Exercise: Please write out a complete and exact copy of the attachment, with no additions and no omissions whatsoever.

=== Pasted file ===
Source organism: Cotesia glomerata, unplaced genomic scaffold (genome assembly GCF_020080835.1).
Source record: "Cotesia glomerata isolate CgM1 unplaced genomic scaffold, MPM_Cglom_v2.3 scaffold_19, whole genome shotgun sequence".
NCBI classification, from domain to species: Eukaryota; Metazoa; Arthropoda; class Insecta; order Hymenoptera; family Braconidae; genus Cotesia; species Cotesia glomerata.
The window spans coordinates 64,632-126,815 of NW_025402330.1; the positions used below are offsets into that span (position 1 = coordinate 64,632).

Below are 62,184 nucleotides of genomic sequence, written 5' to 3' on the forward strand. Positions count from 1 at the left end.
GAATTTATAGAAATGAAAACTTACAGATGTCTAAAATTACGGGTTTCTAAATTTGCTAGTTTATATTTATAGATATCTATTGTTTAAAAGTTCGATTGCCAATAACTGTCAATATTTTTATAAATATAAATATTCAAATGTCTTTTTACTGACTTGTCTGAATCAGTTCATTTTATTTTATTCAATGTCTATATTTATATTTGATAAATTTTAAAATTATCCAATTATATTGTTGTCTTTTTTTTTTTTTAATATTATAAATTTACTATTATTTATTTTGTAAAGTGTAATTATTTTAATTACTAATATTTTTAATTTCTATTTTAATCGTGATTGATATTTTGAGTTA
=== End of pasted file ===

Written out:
Source organism: Cotesia glomerata, unplaced genomic scaffold (genome assembly GCF_020080835.1).
Source record: "Cotesia glomerata isolate CgM1 unplaced genomic scaffold, MPM_Cglom_v2.3 scaffold_19, whole genome shotgun sequence".
NCBI classification, from domain to species: Eukaryota; Metazoa; Arthropoda; class Insecta; order Hymenoptera; family Braconidae; genus Cotesia; species Cotesia glomerata.
The window spans coordinates 64,632-126,815 of NW_025402330.1; the positions used below are offsets into that span (position 1 = coordinate 64,632).

Below are 62,184 nucleotides of genomic sequence, written 5' to 3' on the forward strand. Positions count from 1 at the left end.
GAATTTATAGAAATGAAAACTTACAGATGTCTAAAATTACGGGTTTCTAAATTTGCTAGTTTATATTTATAGATATCTATTGTTTAAAAGTTCGATTGCCAATAACTGTCAATATTTTTATAAATATAAATATTCAAATGTCTTTTTACTGACTTGTCTGAATCAGTTCATTTTATTTTATTCAATGTCTATATTTATATTTGATAAATTTTAAAATTATCCAATTATATTGTTGTCTTTTTTTTTTTTTAATATTATAAATTTACTATTATTTATTTTGTAAAGTGTAATTATTTTAATTACTAATATTTTTAATTTCTATTTTAATCGTGATTGATATTTTGAGTTA